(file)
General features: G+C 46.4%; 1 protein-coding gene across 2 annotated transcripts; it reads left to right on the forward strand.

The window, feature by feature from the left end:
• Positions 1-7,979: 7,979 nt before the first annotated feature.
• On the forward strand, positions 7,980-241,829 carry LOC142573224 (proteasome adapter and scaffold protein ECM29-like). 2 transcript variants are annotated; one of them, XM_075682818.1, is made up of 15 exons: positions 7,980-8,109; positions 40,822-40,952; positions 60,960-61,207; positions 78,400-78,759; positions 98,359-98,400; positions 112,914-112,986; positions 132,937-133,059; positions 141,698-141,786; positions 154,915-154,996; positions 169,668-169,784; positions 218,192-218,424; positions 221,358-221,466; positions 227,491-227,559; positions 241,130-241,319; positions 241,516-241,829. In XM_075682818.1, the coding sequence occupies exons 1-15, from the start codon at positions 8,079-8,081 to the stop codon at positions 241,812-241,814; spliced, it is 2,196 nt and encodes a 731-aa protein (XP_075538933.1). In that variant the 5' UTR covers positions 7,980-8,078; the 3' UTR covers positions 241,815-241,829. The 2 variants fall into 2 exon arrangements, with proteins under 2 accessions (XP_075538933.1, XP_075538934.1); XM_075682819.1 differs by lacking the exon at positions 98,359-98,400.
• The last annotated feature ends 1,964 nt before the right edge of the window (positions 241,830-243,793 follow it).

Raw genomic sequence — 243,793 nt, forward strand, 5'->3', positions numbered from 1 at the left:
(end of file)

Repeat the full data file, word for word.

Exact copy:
General features: G+C 46.4%; 1 protein-coding gene across 2 annotated transcripts; it reads left to right on the forward strand.

The window, feature by feature from the left end:
• Positions 1-7,979: 7,979 nt before the first annotated feature.
• On the forward strand, positions 7,980-241,829 carry LOC142573224 (proteasome adapter and scaffold protein ECM29-like). 2 transcript variants are annotated; one of them, XM_075682818.1, is made up of 15 exons: positions 7,980-8,109; positions 40,822-40,952; positions 60,960-61,207; positions 78,400-78,759; positions 98,359-98,400; positions 112,914-112,986; positions 132,937-133,059; positions 141,698-141,786; positions 154,915-154,996; positions 169,668-169,784; positions 218,192-218,424; positions 221,358-221,466; positions 227,491-227,559; positions 241,130-241,319; positions 241,516-241,829. In XM_075682818.1, the coding sequence occupies exons 1-15, from the start codon at positions 8,079-8,081 to the stop codon at positions 241,812-241,814; spliced, it is 2,196 nt and encodes a 731-aa protein (XP_075538933.1). In that variant the 5' UTR covers positions 7,980-8,078; the 3' UTR covers positions 241,815-241,829. The 2 variants fall into 2 exon arrangements, with proteins under 2 accessions (XP_075538933.1, XP_075538934.1); XM_075682819.1 differs by lacking the exon at positions 98,359-98,400.
• The last annotated feature ends 1,964 nt before the right edge of the window (positions 241,830-243,793 follow it).

Raw genomic sequence — 243,793 nt, forward strand, 5'->3', positions numbered from 1 at the left: